Thursday, March 24, 2005

Judicial malpractice

I'm not a lawyer, so I may get some of the terminology wrong in what follows. But in essence, we have trial courts which make findings of fact, and appeals courts which can be used to remedy procedural or legal errors in trial courts or lower appeals courts.

Then there is technology. What is state of the art today is tomorrow's doorstop. Or, in the case of medical technology, what is invariably fatal today is routinely cured or ameliorated tomorrow.

Yet here we have Terri Schiavo trapped in a time warp. The trial court's findings of fact about her condition, however accurate they might have been by the standards of the time, can at least in principle at least become inappropriate in the light of new knowledge. Accordingly, there should be provisions for updating findings of fact or bases for appeal that can take into account this ever-improving technology. (But no, we can't even get her an MRI. Ha, we can't even feed her).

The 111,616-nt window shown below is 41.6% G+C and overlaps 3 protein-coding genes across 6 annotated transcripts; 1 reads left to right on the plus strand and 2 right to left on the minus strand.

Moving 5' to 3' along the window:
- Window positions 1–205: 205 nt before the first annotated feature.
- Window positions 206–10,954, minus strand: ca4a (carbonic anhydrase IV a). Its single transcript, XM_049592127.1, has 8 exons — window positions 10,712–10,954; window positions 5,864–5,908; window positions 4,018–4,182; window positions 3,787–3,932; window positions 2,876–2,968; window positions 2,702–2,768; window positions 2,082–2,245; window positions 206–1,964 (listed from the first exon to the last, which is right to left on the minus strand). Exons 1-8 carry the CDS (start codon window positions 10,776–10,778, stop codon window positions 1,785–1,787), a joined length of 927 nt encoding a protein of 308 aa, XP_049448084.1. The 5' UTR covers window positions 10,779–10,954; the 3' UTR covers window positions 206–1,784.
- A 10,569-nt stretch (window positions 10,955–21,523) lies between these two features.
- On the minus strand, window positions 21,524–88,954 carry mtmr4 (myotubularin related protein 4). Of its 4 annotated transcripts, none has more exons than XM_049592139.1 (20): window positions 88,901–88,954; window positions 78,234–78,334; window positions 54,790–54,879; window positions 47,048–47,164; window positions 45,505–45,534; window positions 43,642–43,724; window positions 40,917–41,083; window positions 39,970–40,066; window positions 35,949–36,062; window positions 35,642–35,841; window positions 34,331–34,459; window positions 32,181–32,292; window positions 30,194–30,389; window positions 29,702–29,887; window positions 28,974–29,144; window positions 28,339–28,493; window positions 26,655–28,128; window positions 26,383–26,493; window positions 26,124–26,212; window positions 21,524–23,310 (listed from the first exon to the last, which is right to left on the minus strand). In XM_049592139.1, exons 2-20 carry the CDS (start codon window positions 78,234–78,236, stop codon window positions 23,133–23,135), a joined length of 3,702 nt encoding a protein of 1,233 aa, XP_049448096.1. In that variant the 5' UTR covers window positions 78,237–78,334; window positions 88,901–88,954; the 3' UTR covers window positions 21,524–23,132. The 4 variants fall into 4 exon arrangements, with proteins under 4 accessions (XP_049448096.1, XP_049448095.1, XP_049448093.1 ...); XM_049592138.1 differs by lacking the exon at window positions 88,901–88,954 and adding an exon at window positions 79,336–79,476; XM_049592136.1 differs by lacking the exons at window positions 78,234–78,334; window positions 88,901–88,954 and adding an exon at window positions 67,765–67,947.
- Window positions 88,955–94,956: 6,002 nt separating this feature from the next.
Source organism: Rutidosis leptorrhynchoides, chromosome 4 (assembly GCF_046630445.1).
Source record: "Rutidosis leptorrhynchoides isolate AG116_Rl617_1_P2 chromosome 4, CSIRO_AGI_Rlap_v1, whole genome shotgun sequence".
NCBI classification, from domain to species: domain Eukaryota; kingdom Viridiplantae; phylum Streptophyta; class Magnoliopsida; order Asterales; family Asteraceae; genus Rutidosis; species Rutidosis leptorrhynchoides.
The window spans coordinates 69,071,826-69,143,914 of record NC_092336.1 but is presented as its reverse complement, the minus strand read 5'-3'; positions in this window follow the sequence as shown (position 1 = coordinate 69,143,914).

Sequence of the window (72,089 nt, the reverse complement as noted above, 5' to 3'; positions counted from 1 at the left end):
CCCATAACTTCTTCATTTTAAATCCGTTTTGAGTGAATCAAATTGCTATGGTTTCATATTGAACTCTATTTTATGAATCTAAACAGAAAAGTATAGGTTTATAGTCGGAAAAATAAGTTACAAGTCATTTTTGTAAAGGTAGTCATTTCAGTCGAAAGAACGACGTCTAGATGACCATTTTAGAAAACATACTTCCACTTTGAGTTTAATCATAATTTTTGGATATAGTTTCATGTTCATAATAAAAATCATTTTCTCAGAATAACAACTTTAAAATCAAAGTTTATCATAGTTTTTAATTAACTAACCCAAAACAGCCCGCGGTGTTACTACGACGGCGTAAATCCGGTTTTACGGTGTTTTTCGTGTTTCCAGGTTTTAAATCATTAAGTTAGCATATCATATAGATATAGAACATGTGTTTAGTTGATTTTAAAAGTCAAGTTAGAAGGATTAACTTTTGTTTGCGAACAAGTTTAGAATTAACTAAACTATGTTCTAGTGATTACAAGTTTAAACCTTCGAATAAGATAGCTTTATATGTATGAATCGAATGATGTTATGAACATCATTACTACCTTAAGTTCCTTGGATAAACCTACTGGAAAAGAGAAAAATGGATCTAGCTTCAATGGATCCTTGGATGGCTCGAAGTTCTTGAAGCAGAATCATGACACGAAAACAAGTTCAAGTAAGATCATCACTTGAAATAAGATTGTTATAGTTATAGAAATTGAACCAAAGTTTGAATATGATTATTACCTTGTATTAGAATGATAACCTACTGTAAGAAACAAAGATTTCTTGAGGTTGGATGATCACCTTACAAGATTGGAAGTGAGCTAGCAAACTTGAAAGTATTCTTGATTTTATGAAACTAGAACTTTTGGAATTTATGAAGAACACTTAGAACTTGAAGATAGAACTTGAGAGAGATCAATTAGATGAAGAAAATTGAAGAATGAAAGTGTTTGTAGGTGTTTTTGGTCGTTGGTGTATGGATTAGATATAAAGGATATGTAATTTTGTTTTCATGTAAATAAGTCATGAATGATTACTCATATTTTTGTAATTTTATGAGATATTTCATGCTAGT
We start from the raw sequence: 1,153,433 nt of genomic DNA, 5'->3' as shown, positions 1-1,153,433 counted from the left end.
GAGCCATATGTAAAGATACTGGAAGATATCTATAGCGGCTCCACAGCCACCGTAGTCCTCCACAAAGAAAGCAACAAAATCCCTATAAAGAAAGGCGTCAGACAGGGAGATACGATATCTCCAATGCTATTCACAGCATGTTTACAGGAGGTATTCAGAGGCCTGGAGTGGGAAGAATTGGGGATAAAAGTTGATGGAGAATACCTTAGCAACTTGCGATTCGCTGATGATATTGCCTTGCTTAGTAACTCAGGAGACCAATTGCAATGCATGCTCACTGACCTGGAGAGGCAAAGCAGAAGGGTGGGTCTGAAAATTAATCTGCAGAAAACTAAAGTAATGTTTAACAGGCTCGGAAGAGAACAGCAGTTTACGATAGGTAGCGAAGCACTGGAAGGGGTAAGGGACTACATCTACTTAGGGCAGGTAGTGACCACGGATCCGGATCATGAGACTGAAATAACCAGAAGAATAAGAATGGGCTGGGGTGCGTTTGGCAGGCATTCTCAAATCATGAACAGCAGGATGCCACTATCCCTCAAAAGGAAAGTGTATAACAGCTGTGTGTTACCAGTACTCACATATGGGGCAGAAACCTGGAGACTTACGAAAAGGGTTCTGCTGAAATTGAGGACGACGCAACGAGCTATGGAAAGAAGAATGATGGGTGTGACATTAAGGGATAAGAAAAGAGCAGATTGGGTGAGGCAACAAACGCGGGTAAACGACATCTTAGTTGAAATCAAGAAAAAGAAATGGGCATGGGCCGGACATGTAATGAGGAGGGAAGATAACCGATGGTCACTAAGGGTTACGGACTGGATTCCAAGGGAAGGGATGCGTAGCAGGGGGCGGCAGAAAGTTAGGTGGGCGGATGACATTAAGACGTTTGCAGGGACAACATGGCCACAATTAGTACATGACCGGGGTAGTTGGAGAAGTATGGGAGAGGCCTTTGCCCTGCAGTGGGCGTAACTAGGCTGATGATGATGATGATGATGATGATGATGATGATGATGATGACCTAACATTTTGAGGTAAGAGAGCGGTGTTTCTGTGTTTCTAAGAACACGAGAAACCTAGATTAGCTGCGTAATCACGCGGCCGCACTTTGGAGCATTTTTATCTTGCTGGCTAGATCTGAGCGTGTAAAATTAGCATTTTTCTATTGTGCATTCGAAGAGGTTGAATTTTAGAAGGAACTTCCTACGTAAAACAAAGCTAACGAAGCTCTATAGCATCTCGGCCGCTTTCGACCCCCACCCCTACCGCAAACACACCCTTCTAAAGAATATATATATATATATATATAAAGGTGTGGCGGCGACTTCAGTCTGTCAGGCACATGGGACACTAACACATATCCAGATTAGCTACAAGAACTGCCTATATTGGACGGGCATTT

Will Terri Schiavo have to be neglected to death to make this happen? Or shall we ignore improvements in technology that might have occurred in the meantime lest we inconvenience some judges? (After all, they need time to handle all the process for prisoners on Death Row...)

I can't draw for beans, but try this punch line: "Sorry Galileo, but the court has already made the finding of fact that the sun and planets revolve around the earth".

UPDATE: I've had a bad case of fatfingers today, posting things twice instead of saving them as drafts. This post has been modified.

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